Court Refuses to Intervene in Medicare Payment Suspension

The U.S. District Court for the District of Missouri decided not to require the Centers for Medicare & Medicaid Services (CMS) to make a final determination on a provider’s suspension from the Medicare Program on the basis that such decisions are solely within the discretion of CMS

[Naushad v. United States Department of Health and Human Services, No. 4:20-CV-00018 JAR (E.D. Missouri May 29, 2020)]. Dr. Abdul Naushad owned a clinic called Advanced Pain Center (APC) that provided pain management services to Medicare beneficiaries. Dr. Naushad was charged with federal offenses related to illegal importation and use of a foreign injectable drug known as Orthovisc that was not approved by the U.S. Food and Drug Administration (FDA).


CMS suspended Medicare reimbursement to APC through its contractor, AdvanceMed, based on credible allegations of fraud. The Notice of Suspension advised APC that it had the right to submit a rebuttal statement. The Notice said that CMS would make a decision within fifteen days of receipt of the rebuttal about whether to lift the suspension. APC submitted a rebuttal statement asking CMS to lift the suspension. AdvanceMed responded two days later and said that it was reviewing the rebuttal statement and that a final response to the rebuttal “would be forthcoming.” APC then submitted a supplement to its original Rebuttal Statement.


APC also followed up six times with AdvanceMed regarding the status of its request, asking for status updates and demanding a final decision about lifting the suspension. AdvanceMed continued to respond by telling APC that it was reviewing the Rebuttal Statement and that a final response would be provided in addition to the interim response that was already provided. APC continued to submit letters and additional evidence to CMS and AdvanceMed to consider.


Approximately four months after payments were suspended, APC filed suit asking the Court to order CMS/AdvanceMed to provide a final decision about continuing the suspension of payments. The Court ruled against APC. According to the Court, APC is not entitled to a final determination about its suspension because CMS has no obligation to make any final determinations or lift suspensions before the investigation of providers is resolved, including any pending civil or criminal actions. Decisions to suspend payments or to continue payment suspensions, said the Court, are made at the sole discretion of CMS.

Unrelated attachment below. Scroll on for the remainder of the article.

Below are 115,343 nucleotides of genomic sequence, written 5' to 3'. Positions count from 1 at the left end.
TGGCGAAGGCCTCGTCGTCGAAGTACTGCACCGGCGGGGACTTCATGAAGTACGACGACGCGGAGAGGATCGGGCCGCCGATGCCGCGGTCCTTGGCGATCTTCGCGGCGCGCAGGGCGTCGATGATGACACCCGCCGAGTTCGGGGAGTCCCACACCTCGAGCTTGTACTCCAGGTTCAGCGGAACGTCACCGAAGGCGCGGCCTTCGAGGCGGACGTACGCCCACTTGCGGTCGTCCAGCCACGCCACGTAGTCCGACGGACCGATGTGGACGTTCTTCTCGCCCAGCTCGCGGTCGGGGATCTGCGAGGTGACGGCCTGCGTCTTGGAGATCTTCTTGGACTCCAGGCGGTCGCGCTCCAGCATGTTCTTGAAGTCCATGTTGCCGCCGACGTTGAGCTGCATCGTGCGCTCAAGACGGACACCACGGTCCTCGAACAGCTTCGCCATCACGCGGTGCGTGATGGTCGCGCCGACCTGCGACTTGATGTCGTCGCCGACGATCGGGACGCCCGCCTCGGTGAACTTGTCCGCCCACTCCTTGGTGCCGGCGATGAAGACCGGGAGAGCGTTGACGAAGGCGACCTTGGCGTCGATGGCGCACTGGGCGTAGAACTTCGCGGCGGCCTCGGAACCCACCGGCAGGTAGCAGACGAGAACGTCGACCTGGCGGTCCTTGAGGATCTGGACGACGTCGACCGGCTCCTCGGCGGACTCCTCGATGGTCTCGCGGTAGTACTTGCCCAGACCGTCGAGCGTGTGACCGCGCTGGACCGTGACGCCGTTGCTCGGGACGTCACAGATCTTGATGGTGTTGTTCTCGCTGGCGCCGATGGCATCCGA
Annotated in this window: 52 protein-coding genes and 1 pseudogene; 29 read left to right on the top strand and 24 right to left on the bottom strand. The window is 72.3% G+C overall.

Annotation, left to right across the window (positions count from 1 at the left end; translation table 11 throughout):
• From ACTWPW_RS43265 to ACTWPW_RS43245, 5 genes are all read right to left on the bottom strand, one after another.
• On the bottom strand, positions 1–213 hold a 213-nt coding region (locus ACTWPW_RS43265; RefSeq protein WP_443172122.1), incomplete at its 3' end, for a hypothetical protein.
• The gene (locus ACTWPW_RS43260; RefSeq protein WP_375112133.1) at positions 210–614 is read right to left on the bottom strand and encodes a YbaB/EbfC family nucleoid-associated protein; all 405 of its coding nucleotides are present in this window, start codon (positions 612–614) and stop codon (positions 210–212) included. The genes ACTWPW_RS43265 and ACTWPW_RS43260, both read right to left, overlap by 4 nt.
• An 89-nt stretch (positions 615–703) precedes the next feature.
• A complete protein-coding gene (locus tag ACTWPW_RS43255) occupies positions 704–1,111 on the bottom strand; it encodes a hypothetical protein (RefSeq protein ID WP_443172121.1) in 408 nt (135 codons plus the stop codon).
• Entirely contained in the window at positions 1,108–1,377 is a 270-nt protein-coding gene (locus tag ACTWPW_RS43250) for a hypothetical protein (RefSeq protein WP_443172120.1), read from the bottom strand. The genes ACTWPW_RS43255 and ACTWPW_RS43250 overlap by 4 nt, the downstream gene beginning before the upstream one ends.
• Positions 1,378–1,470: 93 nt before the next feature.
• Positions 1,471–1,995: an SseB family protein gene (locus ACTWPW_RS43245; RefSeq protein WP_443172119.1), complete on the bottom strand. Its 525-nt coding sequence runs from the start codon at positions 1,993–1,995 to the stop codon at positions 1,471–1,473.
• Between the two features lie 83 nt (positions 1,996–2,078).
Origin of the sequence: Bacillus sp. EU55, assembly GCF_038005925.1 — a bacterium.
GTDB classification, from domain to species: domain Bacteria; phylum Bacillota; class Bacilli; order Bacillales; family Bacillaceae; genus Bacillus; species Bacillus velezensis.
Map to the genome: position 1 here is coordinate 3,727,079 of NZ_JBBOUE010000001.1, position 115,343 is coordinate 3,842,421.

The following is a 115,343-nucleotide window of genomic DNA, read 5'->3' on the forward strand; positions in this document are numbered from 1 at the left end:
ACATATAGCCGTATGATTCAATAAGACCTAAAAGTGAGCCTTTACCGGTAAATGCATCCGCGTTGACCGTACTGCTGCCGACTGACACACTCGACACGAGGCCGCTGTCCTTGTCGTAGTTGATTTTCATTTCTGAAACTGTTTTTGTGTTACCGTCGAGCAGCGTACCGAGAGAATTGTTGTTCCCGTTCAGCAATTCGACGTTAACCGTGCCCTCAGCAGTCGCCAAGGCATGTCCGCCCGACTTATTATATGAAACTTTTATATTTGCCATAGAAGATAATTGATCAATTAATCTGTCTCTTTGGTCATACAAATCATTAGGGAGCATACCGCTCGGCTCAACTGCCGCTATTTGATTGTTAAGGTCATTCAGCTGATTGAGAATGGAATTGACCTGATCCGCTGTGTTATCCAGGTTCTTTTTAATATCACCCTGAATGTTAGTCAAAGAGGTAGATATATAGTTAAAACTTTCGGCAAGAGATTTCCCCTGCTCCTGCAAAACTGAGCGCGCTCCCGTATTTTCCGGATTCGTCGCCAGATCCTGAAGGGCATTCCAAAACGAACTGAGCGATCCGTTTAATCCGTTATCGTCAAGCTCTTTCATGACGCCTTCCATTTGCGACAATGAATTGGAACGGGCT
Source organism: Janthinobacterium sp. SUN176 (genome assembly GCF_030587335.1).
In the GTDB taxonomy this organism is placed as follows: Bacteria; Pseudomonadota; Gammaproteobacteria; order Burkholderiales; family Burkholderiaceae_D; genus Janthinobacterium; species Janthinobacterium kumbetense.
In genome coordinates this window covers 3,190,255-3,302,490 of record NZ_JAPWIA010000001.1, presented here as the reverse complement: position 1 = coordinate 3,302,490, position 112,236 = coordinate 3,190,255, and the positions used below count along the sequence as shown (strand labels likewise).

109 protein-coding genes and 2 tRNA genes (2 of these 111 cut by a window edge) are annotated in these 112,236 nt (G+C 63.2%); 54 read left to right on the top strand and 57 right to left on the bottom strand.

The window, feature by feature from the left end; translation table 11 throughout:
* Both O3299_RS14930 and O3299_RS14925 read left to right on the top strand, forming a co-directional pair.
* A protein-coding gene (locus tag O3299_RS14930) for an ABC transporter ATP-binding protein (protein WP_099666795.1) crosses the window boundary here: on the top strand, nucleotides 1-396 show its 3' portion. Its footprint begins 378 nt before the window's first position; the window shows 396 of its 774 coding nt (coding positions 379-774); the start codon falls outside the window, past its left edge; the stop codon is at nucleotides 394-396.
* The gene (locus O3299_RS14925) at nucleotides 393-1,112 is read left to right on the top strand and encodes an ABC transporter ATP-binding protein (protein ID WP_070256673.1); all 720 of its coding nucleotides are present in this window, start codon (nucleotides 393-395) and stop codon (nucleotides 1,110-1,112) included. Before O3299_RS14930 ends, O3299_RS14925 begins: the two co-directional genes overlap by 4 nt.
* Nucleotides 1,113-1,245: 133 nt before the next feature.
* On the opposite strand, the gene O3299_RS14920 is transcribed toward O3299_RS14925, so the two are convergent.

Further, the Court said that the length of suspensions is not limited to fifteen days. Suspensions based on credible allegations of fraud may last until the resolution of underlying investigations. Providers’ rights to appeal are triggered by overpayment determinations; not by decisions to continue or lift suspensions after consideration of rebuttal statements submitted by providers. The Court said that it would not upset the “balance” between hardship resulting from delays in administrative processes and the potential for overly casual or premature judicial intervention in administrative systems that process millions of claims every year.


There is definitely something wrong with this picture! Whether or not the allegations against providers are true, CMS “wins” because few providers have the financial resources to withstand suspension of payments from the Medicare Program for months at a time. The only option for many providers is to close their doors. Providers should surely receive more due process before such devastating losses take effect.



©2020 Elizabeth E. Hogue, Esq.  All rights reserved.

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